“The filmmakers’ long-time musical collaborators The Octopus Project have fashioned a score which is minimalist but also haunting,” writes Screen’s Tim Grierson. “Produced on period-specific instruments such as banjos and musical saws, which were then doctored with studio effects, the aural landscape proves to be as quietly disorienting as Damsel’s increasingly strange and occasionally goofy odyssey. Along the way, the Zellner brothers make cheeky observations about racism, destiny and gender inequality that are so offhand that they feel almost subliminal, woven into the fabric of their quirky little concoction. It’s only at the end that Damsel’s casual spell fully takes hold, leaving us an unmoored as the characters.”
The Hollywood Reporter’s Todd McCarthy finds that “the writer-directors are so intent on upending expectations and startling the audience that the effort shows far too much and, in the weak second half, ends up being terribly self-conscious.” More from Gregory Ellwood (Playlist, C+), Victor Morton (Salt Lake City Weekly, 2/4), and Brian Tallerico (RogerEbert.com). Filmmaker gets a few words from the Zellners but has more questions for editor Melba Robichaux.
Update, 1/27: For Dan Schindel, writing for Vague Visages, Damsel “feels like a cousin of Meek’s Cutoff and Slow West, combining the former’s undercutting of traditional masculine ideals with the latter’s casual vibe and dry sense of humor.”
Update, 1/30: For Stephen Saito, Damsel is about “the trouble with romanticizing anything or anyone too much, including the genre it is a part of.” Damsel also features “a charming new addition to the writer/directors’ (literal) stable of animal stars with the miniature horse Butterscotch, who practically runs off with the film.”
Update, 2/6: At the Film Stage, Jordan Raup talks with the Zellner’s “about balancing the perfect tone, the formation of Pattinson and Wasikowska’s characters, playing with tropes and archetypes of the genre, capturing a vibrant, mystical landscape, themes of feminism and cultural reappropriation, and more.”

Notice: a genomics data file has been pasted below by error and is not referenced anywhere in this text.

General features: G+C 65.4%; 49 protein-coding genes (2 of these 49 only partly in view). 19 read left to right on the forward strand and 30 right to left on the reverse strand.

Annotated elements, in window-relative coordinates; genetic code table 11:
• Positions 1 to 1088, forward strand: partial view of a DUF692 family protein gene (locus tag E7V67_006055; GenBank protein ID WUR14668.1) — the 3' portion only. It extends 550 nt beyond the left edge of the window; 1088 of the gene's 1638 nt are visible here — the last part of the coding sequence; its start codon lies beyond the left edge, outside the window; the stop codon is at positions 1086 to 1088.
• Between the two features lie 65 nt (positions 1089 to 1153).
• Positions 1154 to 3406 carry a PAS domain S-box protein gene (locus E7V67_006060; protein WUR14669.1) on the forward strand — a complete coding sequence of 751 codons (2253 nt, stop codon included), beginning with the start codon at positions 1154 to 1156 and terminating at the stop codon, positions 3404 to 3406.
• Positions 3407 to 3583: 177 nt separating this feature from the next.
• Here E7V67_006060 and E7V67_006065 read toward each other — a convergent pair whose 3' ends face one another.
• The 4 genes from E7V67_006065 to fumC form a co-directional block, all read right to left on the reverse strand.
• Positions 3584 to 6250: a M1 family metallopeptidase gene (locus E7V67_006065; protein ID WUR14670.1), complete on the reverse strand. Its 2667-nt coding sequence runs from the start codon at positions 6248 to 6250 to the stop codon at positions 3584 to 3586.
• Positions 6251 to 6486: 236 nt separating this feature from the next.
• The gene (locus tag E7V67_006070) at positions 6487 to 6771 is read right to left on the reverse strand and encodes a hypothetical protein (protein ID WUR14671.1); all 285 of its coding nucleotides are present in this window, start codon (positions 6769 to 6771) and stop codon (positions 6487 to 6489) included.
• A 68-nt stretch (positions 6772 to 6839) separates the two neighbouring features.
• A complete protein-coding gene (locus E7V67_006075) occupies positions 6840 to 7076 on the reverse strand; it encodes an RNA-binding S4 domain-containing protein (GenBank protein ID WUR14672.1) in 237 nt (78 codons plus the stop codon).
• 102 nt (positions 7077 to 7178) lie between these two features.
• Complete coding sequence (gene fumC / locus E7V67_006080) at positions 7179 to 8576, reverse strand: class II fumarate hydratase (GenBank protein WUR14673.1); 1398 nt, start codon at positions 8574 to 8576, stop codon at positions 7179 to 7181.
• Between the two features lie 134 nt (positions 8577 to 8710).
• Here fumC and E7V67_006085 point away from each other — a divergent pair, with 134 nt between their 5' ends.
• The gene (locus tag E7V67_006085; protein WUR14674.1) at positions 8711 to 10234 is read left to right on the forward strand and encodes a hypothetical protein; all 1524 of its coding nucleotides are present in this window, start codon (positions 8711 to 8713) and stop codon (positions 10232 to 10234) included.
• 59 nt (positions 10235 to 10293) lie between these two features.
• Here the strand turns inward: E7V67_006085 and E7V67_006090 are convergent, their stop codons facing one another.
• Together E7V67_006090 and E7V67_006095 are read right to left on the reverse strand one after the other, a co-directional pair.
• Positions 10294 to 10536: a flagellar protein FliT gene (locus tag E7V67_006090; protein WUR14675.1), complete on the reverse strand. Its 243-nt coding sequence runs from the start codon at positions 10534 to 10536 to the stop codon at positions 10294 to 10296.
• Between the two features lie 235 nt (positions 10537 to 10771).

Updates, 3/5: “Feminist revisionism in the western is all the rage,” writes the Telegraph’s Tim Robey. “You may be wondering how Pattinson’s puppy-like fantasist fits in with such a reckoning, and that’s very much the way the Zellners want it. Their storytelling does tip towards the wrong side of slack once or twice, and Nathan slightly lets the side down with his walk-on role as a trigger-happy outdoorsman, but luckily David has a much subtler handle on a far more crucial part. . . . What kept me smiling right through this overturned odyssey is that the men in it aren’t brave pioneers or scary outlaws or any such thing—they’re incorrigible nerds, a century before the word was coined.”
“Damsel doesn’t go quite where we think it will,” writes Jonathan Romney for the Guardian, “but then, surprise detours are rather to be expected in this kind of anti-quest story, and the film sometimes comes across—for all its grotesque, scabrous or surreal touches—as a little more benign than it might have been. . . . . What the story might lack in earnestness, the photography, by Jeff Nichols’s regular Adam Stone, has a beauty that keeps the faith for a genre that refuses to die entirely.”